Thursday, November 24, 2005

How Slow? Part II

Here is a second "slow" idea. Remember, the first was a Harvey Penick drill: swinging as slowly as possible, in order to discover what is out of sync in your swing.

This is related, but is a drill you can do hitting balls, and you can resort to it on the course — even in competition — when you "lose it."

My source... I got this from Jim Flick when I attended one of the old and original Golf Digest schools. And, what a school! Flick was the head instructor and Paul Runyun (Hall of Fame player, winner of over 50 tournaments, and a contemporary of Hagen, Nelson, Hogan, Snead,etc.) was the short-game wizard. The assistants, Tom Ness and Hank Johnson, are both top-50 instuctors now, as is the young kid (Chuck Cook) who was the unpaid intern.

The idea is this. Take a full-motion swing, all the way to the top and all the way to the finish, at half-speed. Full motion... half speed... hitting balls.

You'll be amazed at two things:

First, how you will feel the weight of the clubhead trigger the release through the ball; you won't have to "hit."

Second, how far you'll hit it. You may even gain distance.

I'll be anxious to get comments on your experience.

Monday, November 07, 2005

How Slow Can You Swing?

Bobby Jones is reputed to have said, "I never saw someone swing too slowly."

I can't vouch for that being true, but I can say the idea is a touchstone for my golf game, and an idea that is right in the heart of Zen Golf.

In that spirit, here is the first of several tips that will deal with building rhythmn and grace into your golf swing by thinking "slow."

This first idea is ideal for those of us in the NorthEast who are faced with the upcoming winter, as it is something that can easily be done inside.

The idea is simple: take a mid-iron and move through the swinging motion as slowly as possible. I believe the originator was Harvey Penick, but I've since seen it several other places.

How slow? Penick just said as slowly as possible, but Pia Lindstrom and Lynn Marriott — in their new book, Every Shot Must Have a Purpose (reviewed in this blog earlier) — say that it should take up to 2 minutes to complete. (If you're highly anal, you might even want to time yourself.)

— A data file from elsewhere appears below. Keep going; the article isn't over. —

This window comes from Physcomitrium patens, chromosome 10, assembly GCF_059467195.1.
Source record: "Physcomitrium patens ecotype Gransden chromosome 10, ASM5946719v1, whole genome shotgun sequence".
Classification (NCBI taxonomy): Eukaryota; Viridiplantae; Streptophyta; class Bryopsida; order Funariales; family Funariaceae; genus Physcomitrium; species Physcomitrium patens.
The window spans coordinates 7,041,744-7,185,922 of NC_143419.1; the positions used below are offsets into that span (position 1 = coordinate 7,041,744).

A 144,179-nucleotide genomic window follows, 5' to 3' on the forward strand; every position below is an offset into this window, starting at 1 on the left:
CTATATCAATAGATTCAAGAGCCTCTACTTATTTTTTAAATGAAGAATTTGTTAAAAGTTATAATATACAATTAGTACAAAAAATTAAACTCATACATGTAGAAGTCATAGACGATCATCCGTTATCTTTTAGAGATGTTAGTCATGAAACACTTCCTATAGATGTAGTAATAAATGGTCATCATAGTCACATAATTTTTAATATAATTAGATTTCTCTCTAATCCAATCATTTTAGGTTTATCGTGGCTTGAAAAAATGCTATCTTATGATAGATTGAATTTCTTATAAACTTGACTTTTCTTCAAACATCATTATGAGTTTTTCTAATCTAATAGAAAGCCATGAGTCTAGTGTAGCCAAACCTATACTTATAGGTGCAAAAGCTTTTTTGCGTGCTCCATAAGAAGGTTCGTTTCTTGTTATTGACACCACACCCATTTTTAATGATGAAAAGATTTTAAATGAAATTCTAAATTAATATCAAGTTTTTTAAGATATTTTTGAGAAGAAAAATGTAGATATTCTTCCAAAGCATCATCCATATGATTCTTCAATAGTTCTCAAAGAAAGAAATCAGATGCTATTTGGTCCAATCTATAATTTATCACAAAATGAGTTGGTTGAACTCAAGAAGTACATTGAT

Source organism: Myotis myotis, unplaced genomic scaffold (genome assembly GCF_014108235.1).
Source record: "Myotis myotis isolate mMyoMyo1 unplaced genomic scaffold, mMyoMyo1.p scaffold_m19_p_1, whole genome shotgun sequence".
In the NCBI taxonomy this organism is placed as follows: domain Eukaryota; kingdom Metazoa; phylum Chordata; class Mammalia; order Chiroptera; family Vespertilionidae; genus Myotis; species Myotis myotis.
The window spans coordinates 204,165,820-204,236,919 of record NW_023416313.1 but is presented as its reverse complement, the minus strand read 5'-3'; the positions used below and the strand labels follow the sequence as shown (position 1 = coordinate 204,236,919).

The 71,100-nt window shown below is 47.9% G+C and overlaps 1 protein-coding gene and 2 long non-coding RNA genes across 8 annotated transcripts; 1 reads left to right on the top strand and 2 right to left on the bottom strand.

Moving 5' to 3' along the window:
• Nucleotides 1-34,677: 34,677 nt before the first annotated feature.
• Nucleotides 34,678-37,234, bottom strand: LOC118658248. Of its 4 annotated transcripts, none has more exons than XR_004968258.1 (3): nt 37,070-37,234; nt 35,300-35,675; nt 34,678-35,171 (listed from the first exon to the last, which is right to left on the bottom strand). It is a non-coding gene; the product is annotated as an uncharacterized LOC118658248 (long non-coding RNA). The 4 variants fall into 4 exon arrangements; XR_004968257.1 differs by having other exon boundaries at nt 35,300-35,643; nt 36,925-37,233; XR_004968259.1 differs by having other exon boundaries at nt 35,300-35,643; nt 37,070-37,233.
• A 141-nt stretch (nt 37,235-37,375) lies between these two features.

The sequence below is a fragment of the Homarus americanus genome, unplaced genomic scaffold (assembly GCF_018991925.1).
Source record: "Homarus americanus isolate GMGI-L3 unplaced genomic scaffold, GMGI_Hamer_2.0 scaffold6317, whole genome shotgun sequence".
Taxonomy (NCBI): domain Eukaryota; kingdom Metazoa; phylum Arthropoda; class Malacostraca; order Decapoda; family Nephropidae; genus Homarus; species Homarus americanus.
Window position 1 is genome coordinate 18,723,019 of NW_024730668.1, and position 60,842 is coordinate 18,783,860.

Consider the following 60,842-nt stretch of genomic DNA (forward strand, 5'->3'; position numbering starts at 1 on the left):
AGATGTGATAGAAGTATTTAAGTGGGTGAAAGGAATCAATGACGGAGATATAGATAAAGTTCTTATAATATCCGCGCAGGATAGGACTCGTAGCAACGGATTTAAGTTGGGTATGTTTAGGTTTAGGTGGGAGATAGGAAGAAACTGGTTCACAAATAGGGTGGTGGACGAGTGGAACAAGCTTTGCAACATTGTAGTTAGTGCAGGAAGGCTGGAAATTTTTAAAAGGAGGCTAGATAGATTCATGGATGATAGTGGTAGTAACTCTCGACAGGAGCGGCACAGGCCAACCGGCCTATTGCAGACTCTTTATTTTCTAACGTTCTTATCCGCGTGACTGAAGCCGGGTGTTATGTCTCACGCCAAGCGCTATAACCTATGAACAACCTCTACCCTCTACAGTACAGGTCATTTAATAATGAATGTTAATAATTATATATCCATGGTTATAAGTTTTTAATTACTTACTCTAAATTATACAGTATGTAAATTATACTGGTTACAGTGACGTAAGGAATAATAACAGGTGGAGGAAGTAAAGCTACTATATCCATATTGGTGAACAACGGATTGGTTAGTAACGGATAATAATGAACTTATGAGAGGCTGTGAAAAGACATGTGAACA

What you'll find is that you'll immediately sense where your body is out of "sync," where you are not well coordinated. One prime way that will show up is your swing will move more quickly throught that portion: you won't be able to go slowly.

You'll be tempted to do this in front of the TV, but don't. In the spirit of Zen, you'll get the most benefit if you are completely "mindful"... that is, completely aware... "in the moment"... paying attention and absorbed in what you're doing.

It's easy! Just put an old club in the corner of your den or reading area and go throught the full swing motion — all the way to a full and balanced finish — 3-4 times a day.

I think you'll be surprised at what you learn!

Tuesday, November 01, 2005

Third-Eye Putting

As a "teaser" for my Golf/Zen Novel — The Hole of the Third Eye: A Fable of Golf, Zen, and Life — here is the very first tip that the strange old codger, Joseph, gives to Harry, the main character.

Eastern philosophers say that you have a "third eye" that resides not in your physical self but, instead, in your spiritual self, and that you see both differently and more clearly with it than with your conventional eyesight. You can think of it as your inner self or your sub-conscious self.

Even though that "eye" is not physical, you can visualize it as though it resides in your skull — in the center of your forehead, just above your eyebrows.

You can use that third eye to your advantage on the putting green. To get the idea, make a circle with thumb and forefinger of your lead hand (the left, for right-handers) and put the circle on your forehead to simulate that third eye.

When you take a putting stance and look down at the ball, you're looking with all three eyes and, similarly, you're still looking with three eyes when you pivot your head to look at the hole. Then, when you turn your head back to the ball, leave that "third eye" circle where it was, looking at the hole (it will be somewhere above your left ear). You now have a tremendous advantage... looking at the ball and the hole, simultaneously!

With a little mental practice, you'll find that you can take that idea onto the course and that your distance control, your sense of "pace," will improve.

Try it, and let me know how it works.